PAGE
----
Finding the right staff and boosting your hire power
How do you hire the right person for the job? Now that’s a brain teaser Google is happy to share the answer to.
Google was once famous for throwing curly brain teasers into its hiring process. Questions actually posed to Google interview candidates over the years have included doozies such as, “A man pushed his car to a hotel and lost his fortune. What happened?” (Hint: think Monopoly). And, “How much should you charge to wash all the windows in Seattle?” (The trick is to come up with a simple answer, rather than a total. For example, $2 per window.). The theory went that these questions, along with more traditional queries, would help Google spot lateral-thinking innovators among the crowd.
Turns out they were wrong.
Last year Laszlo Bock, senior vice-president of People Operations at Google, published the book Work Rules!: Insights From Within Google that will Transform How you Live and Lead. It revealed the company’s latest thinking on how to hire the best and brightest.
Bock wrote that lateral-thinking questions had been axed from Google interviews after being found to be next to useless in staff selection. “(Brainteasers) serve primarily to make the interviewer feel clever and self-satisfied. They have little if any, ability to predict how candidates will perform in a job,” Bock wrote.
In fact, some curveball questions, such as “What do you think about when you’re alone in your car?” could actually trigger unhelpful bias in interviewers, along the lines of: “OMG! I think about the same things in the car,” Bock wrote.
So how do you get your hiring right? It is, after all, one of the most important decisions any business owner, particularly a small business owner, makes. In his book, Bock has outlined a scientific method to take some of the ‘gut work’ out of interviewing and hiring. He wrote that studies had shown interviewers often worked on impressions formed within the first few seconds of meeting a candidate.
So the first step to effective interviewing was being conscious of any biases and keeping first impressions in check. In laying out which interview methods were most effective Bock cited a 1998 article published in Psychological Bulletin by Frank Schmidt and John Hunter, which analysed 85 years of research data. It found work sample tests – where employees were asked to complete a task related to their job – were the best indicator of job performance, with a weighting of about 29 percent.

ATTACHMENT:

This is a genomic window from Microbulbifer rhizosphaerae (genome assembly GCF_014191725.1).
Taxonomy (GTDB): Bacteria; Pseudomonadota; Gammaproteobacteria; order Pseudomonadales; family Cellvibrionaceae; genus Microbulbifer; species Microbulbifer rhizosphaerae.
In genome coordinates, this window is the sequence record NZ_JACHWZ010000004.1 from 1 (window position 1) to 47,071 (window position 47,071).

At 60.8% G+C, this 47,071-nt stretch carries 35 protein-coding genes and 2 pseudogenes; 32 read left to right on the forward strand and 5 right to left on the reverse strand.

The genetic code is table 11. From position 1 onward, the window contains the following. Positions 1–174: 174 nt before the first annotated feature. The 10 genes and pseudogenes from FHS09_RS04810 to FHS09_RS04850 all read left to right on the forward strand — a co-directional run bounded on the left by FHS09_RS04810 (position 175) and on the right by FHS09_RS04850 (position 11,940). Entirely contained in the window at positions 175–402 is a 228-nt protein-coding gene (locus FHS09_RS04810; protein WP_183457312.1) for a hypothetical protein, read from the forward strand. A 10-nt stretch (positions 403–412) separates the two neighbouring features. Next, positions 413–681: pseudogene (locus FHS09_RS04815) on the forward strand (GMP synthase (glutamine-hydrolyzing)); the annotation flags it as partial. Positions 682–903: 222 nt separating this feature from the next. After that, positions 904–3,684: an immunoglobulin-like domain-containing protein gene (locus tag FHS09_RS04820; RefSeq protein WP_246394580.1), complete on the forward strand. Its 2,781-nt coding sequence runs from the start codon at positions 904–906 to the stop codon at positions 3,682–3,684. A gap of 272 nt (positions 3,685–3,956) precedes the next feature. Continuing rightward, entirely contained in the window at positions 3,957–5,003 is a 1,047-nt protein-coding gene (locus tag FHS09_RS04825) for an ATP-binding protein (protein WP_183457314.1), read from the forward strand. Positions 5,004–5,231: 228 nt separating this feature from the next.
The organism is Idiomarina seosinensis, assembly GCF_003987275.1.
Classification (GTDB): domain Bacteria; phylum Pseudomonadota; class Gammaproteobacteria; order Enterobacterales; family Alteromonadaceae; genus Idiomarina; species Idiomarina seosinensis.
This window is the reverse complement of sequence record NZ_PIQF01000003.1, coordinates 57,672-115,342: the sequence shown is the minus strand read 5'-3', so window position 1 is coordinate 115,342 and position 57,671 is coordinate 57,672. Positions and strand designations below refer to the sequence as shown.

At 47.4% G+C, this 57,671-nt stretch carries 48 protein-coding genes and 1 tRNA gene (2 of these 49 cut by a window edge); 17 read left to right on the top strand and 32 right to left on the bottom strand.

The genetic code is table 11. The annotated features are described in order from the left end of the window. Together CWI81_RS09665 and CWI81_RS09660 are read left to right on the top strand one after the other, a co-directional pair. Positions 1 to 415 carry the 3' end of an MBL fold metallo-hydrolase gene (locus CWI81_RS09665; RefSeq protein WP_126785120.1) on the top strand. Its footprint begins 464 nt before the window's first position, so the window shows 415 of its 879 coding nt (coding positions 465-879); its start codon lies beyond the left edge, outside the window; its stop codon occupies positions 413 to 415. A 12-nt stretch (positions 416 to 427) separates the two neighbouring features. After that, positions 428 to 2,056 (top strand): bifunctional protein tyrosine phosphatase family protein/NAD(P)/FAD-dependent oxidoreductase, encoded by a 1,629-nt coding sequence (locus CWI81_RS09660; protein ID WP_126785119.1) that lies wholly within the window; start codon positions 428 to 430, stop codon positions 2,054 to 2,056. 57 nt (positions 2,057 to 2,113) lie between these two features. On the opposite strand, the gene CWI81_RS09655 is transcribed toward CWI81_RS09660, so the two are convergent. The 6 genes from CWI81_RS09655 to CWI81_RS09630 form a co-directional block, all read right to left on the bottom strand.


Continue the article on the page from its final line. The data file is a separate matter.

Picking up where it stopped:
Other highly predictive selection methods, according to Hunter and Schmidt, were structured interviews (at 26 percent), in which candidates were asked a consistent set of questions directly related to the job and their prior experience. Also correlating strongly with good job performance were tests of general cognitive ability (26 percent).
By comparison, other selection criteria that correlated weakly with predicting good job performance included references (seven percent), years of work experience (three percent) and a good performance in unstructured interviews (14 percent).
Tips to get your hiring right.
- Be aware of your own bias. A study published in 2000 by the University of Toledo reported that judgments made in the first 10 seconds of an interview could predict the outcome. Essentially, the majority of the interview is spent trying to confirm that initial impression, rather than truly assessing applicants. It is important to get on with employees, but just because you like someone does not mean they will be good at their job.
- If you are interviewing for a job that is task oriented, include a work sample test where possible. Giving an applicant some sample work to perform, even if it is submitted before or after the face-to-face interview process, is a strong indicator of on-the-job performance.
- Structured interviews take time to prepare but ultimately deliver the strongest indicators of job performance. Questions should be consistent for all candidates and draw on real and hypothetical job-related scenarios, such as: “Describe a situation where you were responsible for getting others to make a change”. For a quick and easy short-cut, Bock has referred business owners to the US Department of Veterans Affairs website’s Performance Based Interviewing site (www.va.gov/PBI/Questions.asp) to find sample questions. “Use them…you’ll do better at hiring immediately,” he said.
- Depending on the size of your business, consider including junior staff in the selection process. Bock has revealed that while most job applicants met high-ranking staff during the interview process, Google turned this on its head. Along with meeting the bosses, Google candidates also met staff who would work for them, and who were encouraged to have a voice in the selection process.